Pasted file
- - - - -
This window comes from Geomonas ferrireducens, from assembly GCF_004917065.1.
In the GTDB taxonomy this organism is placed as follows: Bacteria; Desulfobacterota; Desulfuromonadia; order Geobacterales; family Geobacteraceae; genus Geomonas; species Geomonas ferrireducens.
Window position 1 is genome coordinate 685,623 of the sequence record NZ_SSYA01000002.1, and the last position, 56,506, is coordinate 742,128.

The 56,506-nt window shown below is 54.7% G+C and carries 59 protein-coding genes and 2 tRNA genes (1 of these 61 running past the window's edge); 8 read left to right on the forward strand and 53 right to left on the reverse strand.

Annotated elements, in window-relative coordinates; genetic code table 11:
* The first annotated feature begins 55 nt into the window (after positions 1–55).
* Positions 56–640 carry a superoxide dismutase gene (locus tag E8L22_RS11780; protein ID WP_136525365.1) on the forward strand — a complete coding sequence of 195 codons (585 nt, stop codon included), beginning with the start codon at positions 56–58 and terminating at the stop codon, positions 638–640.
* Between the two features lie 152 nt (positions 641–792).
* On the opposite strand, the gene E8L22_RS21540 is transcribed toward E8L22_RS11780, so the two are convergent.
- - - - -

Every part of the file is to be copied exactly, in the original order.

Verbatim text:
This window comes from Geomonas ferrireducens, from assembly GCF_004917065.1.
In the GTDB taxonomy this organism is placed as follows: Bacteria; Desulfobacterota; Desulfuromonadia; order Geobacterales; family Geobacteraceae; genus Geomonas; species Geomonas ferrireducens.
Window position 1 is genome coordinate 685,623 of the sequence record NZ_SSYA01000002.1, and the last position, 56,506, is coordinate 742,128.

The 56,506-nt window shown below is 54.7% G+C and carries 59 protein-coding genes and 2 tRNA genes (1 of these 61 running past the window's edge); 8 read left to right on the forward strand and 53 right to left on the reverse strand.

Annotated elements, in window-relative coordinates; genetic code table 11:
* The first annotated feature begins 55 nt into the window (after positions 1–55).
* Positions 56–640 carry a superoxide dismutase gene (locus tag E8L22_RS11780; protein ID WP_136525365.1) on the forward strand — a complete coding sequence of 195 codons (585 nt, stop codon included), beginning with the start codon at positions 56–58 and terminating at the stop codon, positions 638–640.
* Between the two features lie 152 nt (positions 641–792).
* On the opposite strand, the gene E8L22_RS21540 is transcribed toward E8L22_RS11780, so the two are convergent.